Romney perspired and Obama bullied and other observations: Now the debates belong to the ages!
We’re left with Frank Bruni’s instant column, which helps us see how deeply fatuous our mainstream press culture is:
BRUNI (10/23/12): So that’s it? The last of the presidential debates? No, no, no. I’m already in mourning, can’t quiet my hankering for more and am not being remotely sarcastic. In a political culture as stage-managed, focus-grouped and airbrushed as ours, these debates gave us rare moments of rawness, not to mention Big Bird.Elsewhere, as Obama and Romney debated, the Bears were opposing the Lions. In the NFL, animal totems pervade—as they do in the small, sad minds of New York Times pseudo-journalists.
Irish setters and dressage horsies and shot-up coyotes and Big Bird oh my! The typists who people this sad brigade can barely produce a paragraph without enlisting some animal figure.
They assume such citations will keep us rubes reading. They pretty much prove that these silly hooks are all they themselves really have.
Bruni goes on to give us the highlights of last night’s debate. In our recollection, it has been quite a while—twelve years, in fact—since somebody saddled this warhorse:
BRUNI: Obama repeatedly reminded television viewers that he alone was familiar with the responsibilities of the commander in chief. He clearly wanted Romney’s experience as a mere governor to sound, in comparison, like a job running a curbside lemonade stand.Jesus wept—but Romney perspired! It has been twelve years since insider pundits complained, in scripted succession, that Candidate Gore kept perspiring too much. (By the edicts of Hard Pundit Law, this let them compare him to Nixon.) But when a pundit has nothing to say (or a war to conduct), a pundit will grasp at such straws.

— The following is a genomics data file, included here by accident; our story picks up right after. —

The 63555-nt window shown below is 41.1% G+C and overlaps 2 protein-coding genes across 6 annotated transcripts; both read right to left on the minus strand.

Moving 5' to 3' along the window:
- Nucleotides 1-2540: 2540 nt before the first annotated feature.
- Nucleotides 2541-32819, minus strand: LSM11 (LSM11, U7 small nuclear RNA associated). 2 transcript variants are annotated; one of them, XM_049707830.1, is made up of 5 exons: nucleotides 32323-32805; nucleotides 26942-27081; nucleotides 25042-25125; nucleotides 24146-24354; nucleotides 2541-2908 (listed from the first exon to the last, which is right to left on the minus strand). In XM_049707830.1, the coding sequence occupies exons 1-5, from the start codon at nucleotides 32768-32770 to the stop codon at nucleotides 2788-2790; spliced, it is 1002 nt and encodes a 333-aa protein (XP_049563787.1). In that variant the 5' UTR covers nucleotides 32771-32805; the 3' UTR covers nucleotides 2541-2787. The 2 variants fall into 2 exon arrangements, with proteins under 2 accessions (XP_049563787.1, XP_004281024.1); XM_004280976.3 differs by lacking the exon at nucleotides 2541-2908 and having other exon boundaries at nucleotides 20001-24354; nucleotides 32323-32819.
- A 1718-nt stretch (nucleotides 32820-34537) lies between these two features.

And though Romney perspired and occasionally stammered, he wouldn’t surrender. He insisted that Al Qaeda wasn’t really “on the run.” He claimed—yet again—that Obama had begun his presidency with “an apology tour,” and faulted him for skipping Israel. It was a barb tailor-made for Florida’s many Jewish voters.
As Bruni continues, so does the theater criticism. Even as Romney perspired, we are told, Obama was playing the bully! Finally, we arrive at this, the saddest of Bruini's laments:
BRUNI: These debates did in fact give us truth. I don’t mean that the candidates themselves spoke honestly. Hardly. In fact we should pause to note how sad it is that we’ve come to regard a post-debate fact-check—a report card on who told the most and biggest whoppers—as an inevitable and unremarkable part of the process. In campaigns these days, dishonesty is both an art form and a given.In this instance, Bruni leaned on those binders to keep us amused. Before that, in the highlighted passage, he laments the idea that we need fact-checks in the wake of such exhibitions—even implying that this is new somehow.
But the debates revealed each candidate for who he really is: the good, the bad and the binders.
Please. In the very first of our White House debates, Dear Jack employed that famous missile gap, using this invented claim to pummel perspiring Nixon. (Or so the fact-checkers have said.) Only a Potemkin pundit could offer Bruni’s highlighted piddle, in which we pretend that struggles for power will ever be free of the misleading, bogus or imperfect claims our pundits refer to as “whoppers.”
Like Big Bird, Seamus and Romney's binders, that highly entertaining term is designed to amuse us too.
Bruni writes respectable columns about gay issues, has nothing to say about anything else. As we say good-bye to Boca, his silly column helps us look back on the wasteland of the current campaign—the wasteland of the current campaign as described in our emptiest newspaper.
By now, the Times is at heart a charade. It’s very hard to miss that fact if you actually read this newspaper.
Next: Nocera on taxes!
Previously in the New York Times: In his previous column, Bruni complained that the candidates are too superficial!
Did we mention the fact that Jesus wept? Well so did our idealistic young analysts, every single one.